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Budgeting Over 65: How Seniors Can Afford to Age in Place

Although aging is an undeniable part of life, most of us don’t want to think about how our bodies and minds will change in the future. But even if we’re in excellent health now, that could all change a few years down the line.

Statistics show that most of us underestimate the costs of long-term care, leaving many seniors financially vulnerable — especially if they require more than home care can offer. While nearly 90% of those over 65 years of age want to remain in their homes for as long as they can, many of those seniors don’t give themselves enough time to make the necessary changes to their property for their changing needs. That means that we need to make those amendments — and budget for them — earlier on in life. You do this by following some of the tips listed here:

Save Up Before Retirement

By 2030, an estimated 20% of the US population will be over the age of 65. But no matter what year you’re able to take advantage of senior citizen discounts, you’ll want to start saving well before that time. Before you decide to retire, make sure you have enough saved for your regular expenses, bills, and potential costs associated with medical or personal care and renovations.

If you plan to remain in your home, make it a point to pay off your mortgage and other outstanding debts prior to retiring.

You should also consider deferring Social Security payments for as long as possible to maximize your monthly income for when you actually need those payments.

By making these decisions now, you’ll be able to live more comfortably later on.

Decide Which Changes to Prioritize

There’s a lot to consider when aging in place. Some adjustments will prove to be more useful — and more expensive — than others.

While it’s possible to gut your entire kitchen or bathroom to accommodate for your changing needs, you don’t necessarily have to go overboard. You may want to consider widening narrow doorways to provide room for mobility devices or to replace slick flooring with slip-resistant materials. A walk-in shower or tub and grab bars are typically seen as a must. Adjusting your countertops and cabinets may be a necessity for you, as well.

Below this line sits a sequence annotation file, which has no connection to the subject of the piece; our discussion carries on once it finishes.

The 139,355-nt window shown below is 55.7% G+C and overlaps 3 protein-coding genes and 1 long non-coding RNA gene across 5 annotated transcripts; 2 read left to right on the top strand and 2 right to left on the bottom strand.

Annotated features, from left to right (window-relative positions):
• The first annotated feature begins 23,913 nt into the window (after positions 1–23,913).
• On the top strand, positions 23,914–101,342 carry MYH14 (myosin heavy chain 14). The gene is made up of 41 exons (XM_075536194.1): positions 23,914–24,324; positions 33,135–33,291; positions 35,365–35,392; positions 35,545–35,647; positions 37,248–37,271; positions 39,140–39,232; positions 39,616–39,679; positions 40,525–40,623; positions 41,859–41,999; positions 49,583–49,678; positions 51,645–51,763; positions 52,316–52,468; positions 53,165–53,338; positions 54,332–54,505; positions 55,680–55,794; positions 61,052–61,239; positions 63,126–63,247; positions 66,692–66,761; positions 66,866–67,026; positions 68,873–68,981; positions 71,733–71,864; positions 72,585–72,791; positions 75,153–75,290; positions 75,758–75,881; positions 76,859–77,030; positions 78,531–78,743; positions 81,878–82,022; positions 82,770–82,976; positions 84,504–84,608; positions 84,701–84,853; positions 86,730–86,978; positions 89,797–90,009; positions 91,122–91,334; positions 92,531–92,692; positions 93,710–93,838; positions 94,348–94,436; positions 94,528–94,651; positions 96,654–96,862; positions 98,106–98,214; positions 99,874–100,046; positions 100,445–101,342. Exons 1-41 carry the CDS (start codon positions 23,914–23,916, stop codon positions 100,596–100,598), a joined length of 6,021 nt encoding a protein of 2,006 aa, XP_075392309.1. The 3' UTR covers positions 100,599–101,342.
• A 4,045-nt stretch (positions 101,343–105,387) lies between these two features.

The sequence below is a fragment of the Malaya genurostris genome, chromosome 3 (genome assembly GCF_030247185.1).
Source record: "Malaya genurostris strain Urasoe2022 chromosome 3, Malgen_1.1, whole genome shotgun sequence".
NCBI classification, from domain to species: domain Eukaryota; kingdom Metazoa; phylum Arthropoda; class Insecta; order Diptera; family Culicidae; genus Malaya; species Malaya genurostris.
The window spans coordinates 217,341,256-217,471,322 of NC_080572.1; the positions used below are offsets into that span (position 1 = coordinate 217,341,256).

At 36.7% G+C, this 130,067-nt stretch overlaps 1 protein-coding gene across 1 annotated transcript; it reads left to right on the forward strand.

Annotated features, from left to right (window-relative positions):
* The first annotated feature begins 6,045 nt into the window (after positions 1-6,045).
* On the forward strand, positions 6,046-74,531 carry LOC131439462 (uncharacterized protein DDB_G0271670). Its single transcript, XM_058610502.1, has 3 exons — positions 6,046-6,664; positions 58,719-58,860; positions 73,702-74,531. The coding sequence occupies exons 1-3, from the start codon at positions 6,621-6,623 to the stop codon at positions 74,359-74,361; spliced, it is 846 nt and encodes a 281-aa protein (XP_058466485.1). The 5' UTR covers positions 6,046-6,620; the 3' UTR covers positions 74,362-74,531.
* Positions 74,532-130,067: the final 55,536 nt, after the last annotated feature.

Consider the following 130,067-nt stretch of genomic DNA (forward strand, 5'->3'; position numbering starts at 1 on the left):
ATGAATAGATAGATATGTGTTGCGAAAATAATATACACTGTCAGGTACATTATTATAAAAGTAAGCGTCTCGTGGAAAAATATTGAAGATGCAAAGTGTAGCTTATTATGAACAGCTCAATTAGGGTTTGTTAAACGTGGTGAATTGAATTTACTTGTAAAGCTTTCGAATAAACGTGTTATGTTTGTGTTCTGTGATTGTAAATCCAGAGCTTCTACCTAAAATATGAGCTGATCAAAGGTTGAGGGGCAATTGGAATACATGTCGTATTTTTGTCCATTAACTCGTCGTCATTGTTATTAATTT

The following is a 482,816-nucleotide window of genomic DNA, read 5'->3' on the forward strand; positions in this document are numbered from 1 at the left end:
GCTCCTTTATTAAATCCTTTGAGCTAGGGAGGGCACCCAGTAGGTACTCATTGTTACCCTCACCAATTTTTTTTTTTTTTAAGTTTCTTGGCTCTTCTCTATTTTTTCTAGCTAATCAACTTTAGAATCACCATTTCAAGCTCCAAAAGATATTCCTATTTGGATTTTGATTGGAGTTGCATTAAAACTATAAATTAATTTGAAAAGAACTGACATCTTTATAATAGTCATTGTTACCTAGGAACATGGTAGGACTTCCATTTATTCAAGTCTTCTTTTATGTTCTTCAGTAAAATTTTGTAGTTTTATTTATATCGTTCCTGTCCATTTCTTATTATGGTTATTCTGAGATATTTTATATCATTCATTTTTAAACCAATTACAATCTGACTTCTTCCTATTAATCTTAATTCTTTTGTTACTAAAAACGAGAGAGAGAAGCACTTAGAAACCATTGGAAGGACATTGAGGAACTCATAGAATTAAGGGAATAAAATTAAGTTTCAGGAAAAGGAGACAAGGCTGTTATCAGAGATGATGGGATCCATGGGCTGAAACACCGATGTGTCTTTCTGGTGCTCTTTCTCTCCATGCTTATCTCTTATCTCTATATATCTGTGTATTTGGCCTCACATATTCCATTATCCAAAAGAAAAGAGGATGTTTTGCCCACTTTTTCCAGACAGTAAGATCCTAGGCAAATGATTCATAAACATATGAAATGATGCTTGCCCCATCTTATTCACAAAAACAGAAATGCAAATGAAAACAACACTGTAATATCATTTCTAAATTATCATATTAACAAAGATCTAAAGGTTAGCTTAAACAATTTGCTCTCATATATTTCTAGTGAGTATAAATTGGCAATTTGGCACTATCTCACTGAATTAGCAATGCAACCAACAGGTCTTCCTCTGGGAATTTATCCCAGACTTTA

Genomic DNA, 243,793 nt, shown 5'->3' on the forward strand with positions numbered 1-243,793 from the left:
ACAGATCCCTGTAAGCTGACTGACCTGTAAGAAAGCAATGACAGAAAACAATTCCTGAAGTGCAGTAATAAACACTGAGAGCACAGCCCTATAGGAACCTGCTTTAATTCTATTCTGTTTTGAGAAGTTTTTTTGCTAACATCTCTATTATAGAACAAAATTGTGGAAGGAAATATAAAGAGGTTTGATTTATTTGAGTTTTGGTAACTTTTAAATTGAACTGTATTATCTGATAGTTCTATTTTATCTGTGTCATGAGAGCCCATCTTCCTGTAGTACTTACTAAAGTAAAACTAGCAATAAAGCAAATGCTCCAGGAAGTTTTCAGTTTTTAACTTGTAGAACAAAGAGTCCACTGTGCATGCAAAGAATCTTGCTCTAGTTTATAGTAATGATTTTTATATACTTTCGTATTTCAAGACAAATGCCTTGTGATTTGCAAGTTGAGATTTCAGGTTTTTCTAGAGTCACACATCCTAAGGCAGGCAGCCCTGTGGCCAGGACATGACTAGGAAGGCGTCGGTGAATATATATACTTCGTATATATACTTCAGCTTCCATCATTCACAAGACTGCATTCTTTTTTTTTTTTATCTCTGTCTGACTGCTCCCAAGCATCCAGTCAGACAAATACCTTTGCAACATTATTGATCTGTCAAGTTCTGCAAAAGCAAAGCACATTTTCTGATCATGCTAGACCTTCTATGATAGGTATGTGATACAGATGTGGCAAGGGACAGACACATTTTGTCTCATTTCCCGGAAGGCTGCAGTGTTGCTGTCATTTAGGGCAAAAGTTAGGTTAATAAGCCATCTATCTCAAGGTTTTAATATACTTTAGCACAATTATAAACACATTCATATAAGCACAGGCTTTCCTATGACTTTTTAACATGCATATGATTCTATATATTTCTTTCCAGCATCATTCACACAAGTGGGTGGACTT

If your home has multiple stories or the only entryway has stairs, a chairlift or wheelchair ramp may be essential — but it also may end up being for naught if you don’t end up needing a wheelchair later on.

While the US construction market was worth around $1.1 trillion in 2016, no one can afford to make every single adjustment you could possibly need later in life. You may want to sit down with a financial advisor and a contractor who specializes in aging-in-place renovations to discuss your options, obtain estimates, and assess which changes make the most sense for your future needs. From there, you’ll be able to see which adjustments fit in the budget and which might not be vital for you.

Take Advantage of Community Resources

Now that you have a better understanding of your expenses and what the renovations might cost, you can take a look at places you can potentially save some money. You might be able to save money on gas or grocery shopping, for example, if you sign up for a meal or transportation service for seniors. Some communities will offer these services at a low cost, as well as yard and maintenance services.

Many seniors rely on the efforts of friends, family, and volunteers when they age in place; don’t be afraid to ask for help or seek out resources for information in your community. You may also qualify for home improvement grants, depending on where you live and on your income, through the ElderCare.gov website.

While knowing exactly how much your long-term care will cost isn’t easy, it definitely pays to be prepared. By saving up more than you think you need now, deciding which renovations to prioritize, and seeking out community resources, you should be able to reduce unnecessary expenses and create a budget that includes the costs of aging-in-place renovations. That way, you’ll be able to remain in your home for many years to come without added financial strain.

Photo Credit: stock photo

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